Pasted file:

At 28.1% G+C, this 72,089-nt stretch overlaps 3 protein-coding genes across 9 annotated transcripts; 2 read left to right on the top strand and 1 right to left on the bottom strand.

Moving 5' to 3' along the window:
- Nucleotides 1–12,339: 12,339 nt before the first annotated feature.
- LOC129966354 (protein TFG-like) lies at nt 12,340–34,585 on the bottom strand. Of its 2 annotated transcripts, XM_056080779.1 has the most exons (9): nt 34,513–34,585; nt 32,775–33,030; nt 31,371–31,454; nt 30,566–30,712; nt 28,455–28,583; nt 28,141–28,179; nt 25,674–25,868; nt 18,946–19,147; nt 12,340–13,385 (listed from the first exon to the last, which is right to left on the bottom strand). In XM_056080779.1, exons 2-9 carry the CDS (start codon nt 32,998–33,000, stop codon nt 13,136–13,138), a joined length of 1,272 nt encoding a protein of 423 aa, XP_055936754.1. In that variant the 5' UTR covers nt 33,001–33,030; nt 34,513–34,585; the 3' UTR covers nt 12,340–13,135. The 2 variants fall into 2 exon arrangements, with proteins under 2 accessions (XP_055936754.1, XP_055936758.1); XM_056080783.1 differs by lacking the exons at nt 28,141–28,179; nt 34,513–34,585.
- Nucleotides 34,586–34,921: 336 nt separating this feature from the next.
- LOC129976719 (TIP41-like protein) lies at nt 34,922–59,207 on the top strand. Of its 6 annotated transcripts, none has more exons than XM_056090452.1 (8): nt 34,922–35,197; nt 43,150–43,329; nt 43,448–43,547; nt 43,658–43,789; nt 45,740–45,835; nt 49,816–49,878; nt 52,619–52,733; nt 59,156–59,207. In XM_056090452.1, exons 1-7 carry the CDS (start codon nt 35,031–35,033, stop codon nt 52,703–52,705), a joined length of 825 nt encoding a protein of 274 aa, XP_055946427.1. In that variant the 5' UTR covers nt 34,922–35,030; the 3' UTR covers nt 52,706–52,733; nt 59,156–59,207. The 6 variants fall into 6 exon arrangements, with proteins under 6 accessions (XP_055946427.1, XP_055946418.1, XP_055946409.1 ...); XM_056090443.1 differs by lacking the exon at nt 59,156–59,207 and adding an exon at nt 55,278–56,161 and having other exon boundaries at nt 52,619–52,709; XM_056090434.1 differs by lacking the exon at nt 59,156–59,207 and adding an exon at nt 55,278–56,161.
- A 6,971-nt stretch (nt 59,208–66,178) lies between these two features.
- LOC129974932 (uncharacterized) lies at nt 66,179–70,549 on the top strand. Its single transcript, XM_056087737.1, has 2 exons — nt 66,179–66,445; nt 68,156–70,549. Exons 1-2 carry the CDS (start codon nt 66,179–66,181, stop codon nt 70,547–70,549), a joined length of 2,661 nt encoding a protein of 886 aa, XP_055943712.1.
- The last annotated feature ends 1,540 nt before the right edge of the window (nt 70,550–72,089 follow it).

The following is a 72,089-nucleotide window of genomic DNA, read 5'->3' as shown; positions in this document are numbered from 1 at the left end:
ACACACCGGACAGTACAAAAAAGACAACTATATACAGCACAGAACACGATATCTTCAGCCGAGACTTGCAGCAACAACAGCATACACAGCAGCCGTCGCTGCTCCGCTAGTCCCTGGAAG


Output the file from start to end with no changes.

At 28.1% G+C, this 72,089-nt stretch overlaps 3 protein-coding genes across 9 annotated transcripts; 2 read left to right on the top strand and 1 right to left on the bottom strand.

Moving 5' to 3' along the window:
- Nucleotides 1–12,339: 12,339 nt before the first annotated feature.
- LOC129966354 (protein TFG-like) lies at nt 12,340–34,585 on the bottom strand. Of its 2 annotated transcripts, XM_056080779.1 has the most exons (9): nt 34,513–34,585; nt 32,775–33,030; nt 31,371–31,454; nt 30,566–30,712; nt 28,455–28,583; nt 28,141–28,179; nt 25,674–25,868; nt 18,946–19,147; nt 12,340–13,385 (listed from the first exon to the last, which is right to left on the bottom strand). In XM_056080779.1, exons 2-9 carry the CDS (start codon nt 32,998–33,000, stop codon nt 13,136–13,138), a joined length of 1,272 nt encoding a protein of 423 aa, XP_055936754.1. In that variant the 5' UTR covers nt 33,001–33,030; nt 34,513–34,585; the 3' UTR covers nt 12,340–13,135. The 2 variants fall into 2 exon arrangements, with proteins under 2 accessions (XP_055936754.1, XP_055936758.1); XM_056080783.1 differs by lacking the exons at nt 28,141–28,179; nt 34,513–34,585.
- Nucleotides 34,586–34,921: 336 nt separating this feature from the next.
- LOC129976719 (TIP41-like protein) lies at nt 34,922–59,207 on the top strand. Of its 6 annotated transcripts, none has more exons than XM_056090452.1 (8): nt 34,922–35,197; nt 43,150–43,329; nt 43,448–43,547; nt 43,658–43,789; nt 45,740–45,835; nt 49,816–49,878; nt 52,619–52,733; nt 59,156–59,207. In XM_056090452.1, exons 1-7 carry the CDS (start codon nt 35,031–35,033, stop codon nt 52,703–52,705), a joined length of 825 nt encoding a protein of 274 aa, XP_055946427.1. In that variant the 5' UTR covers nt 34,922–35,030; the 3' UTR covers nt 52,706–52,733; nt 59,156–59,207. The 6 variants fall into 6 exon arrangements, with proteins under 6 accessions (XP_055946427.1, XP_055946418.1, XP_055946409.1 ...); XM_056090443.1 differs by lacking the exon at nt 59,156–59,207 and adding an exon at nt 55,278–56,161 and having other exon boundaries at nt 52,619–52,709; XM_056090434.1 differs by lacking the exon at nt 59,156–59,207 and adding an exon at nt 55,278–56,161.
- A 6,971-nt stretch (nt 59,208–66,178) lies between these two features.
- LOC129974932 (uncharacterized) lies at nt 66,179–70,549 on the top strand. Its single transcript, XM_056087737.1, has 2 exons — nt 66,179–66,445; nt 68,156–70,549. Exons 1-2 carry the CDS (start codon nt 66,179–66,181, stop codon nt 70,547–70,549), a joined length of 2,661 nt encoding a protein of 886 aa, XP_055943712.1.
- The last annotated feature ends 1,540 nt before the right edge of the window (nt 70,550–72,089 follow it).

The following is a 72,089-nucleotide window of genomic DNA, read 5'->3' as shown; positions in this document are numbered from 1 at the left end:
ACACACCGGACAGTACAAAAAAGACAACTATATACAGCACAGAACACGATATCTTCAGCCGAGACTTGCAGCAACAACAGCATACACAGCAGCCGTCGCTGCTCCGCTAGTCCCTGGAAG